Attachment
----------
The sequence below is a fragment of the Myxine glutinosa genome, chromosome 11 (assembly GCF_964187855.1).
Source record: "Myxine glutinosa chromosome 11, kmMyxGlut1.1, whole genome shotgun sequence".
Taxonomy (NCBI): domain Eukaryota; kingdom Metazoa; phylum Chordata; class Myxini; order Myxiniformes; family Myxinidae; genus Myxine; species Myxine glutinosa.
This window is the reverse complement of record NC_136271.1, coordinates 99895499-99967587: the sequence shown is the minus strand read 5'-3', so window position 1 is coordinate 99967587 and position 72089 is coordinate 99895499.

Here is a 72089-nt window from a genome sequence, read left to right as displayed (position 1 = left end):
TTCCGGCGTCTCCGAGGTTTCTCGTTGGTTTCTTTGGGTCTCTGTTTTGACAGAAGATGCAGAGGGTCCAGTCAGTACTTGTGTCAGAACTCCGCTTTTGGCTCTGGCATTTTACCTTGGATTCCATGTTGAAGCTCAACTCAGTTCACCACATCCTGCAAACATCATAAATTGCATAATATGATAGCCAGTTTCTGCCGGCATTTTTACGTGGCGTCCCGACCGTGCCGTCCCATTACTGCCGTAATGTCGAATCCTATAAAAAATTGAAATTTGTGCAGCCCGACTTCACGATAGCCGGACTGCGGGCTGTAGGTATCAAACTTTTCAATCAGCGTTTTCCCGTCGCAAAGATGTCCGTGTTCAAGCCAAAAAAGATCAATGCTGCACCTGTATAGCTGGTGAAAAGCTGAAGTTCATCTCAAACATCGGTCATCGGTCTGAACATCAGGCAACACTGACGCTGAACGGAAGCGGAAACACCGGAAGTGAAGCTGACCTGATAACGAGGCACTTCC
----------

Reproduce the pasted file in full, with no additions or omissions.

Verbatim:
The sequence below is a fragment of the Myxine glutinosa genome, chromosome 11 (assembly GCF_964187855.1).
Source record: "Myxine glutinosa chromosome 11, kmMyxGlut1.1, whole genome shotgun sequence".
Taxonomy (NCBI): domain Eukaryota; kingdom Metazoa; phylum Chordata; class Myxini; order Myxiniformes; family Myxinidae; genus Myxine; species Myxine glutinosa.
This window is the reverse complement of record NC_136271.1, coordinates 99895499-99967587: the sequence shown is the minus strand read 5'-3', so window position 1 is coordinate 99967587 and position 72089 is coordinate 99895499.

Here is a 72089-nt window from a genome sequence, read left to right as displayed (position 1 = left end):
TTCCGGCGTCTCCGAGGTTTCTCGTTGGTTTCTTTGGGTCTCTGTTTTGACAGAAGATGCAGAGGGTCCAGTCAGTACTTGTGTCAGAACTCCGCTTTTGGCTCTGGCATTTTACCTTGGATTCCATGTTGAAGCTCAACTCAGTTCACCACATCCTGCAAACATCATAAATTGCATAATATGATAGCCAGTTTCTGCCGGCATTTTTACGTGGCGTCCCGACCGTGCCGTCCCATTACTGCCGTAATGTCGAATCCTATAAAAAATTGAAATTTGTGCAGCCCGACTTCACGATAGCCGGACTGCGGGCTGTAGGTATCAAACTTTTCAATCAGCGTTTTCCCGTCGCAAAGATGTCCGTGTTCAAGCCAAAAAAGATCAATGCTGCACCTGTATAGCTGGTGAAAAGCTGAAGTTCATCTCAAACATCGGTCATCGGTCTGAACATCAGGCAACACTGACGCTGAACGGAAGCGGAAACACCGGAAGTGAAGCTGACCTGATAACGAGGCACTTCC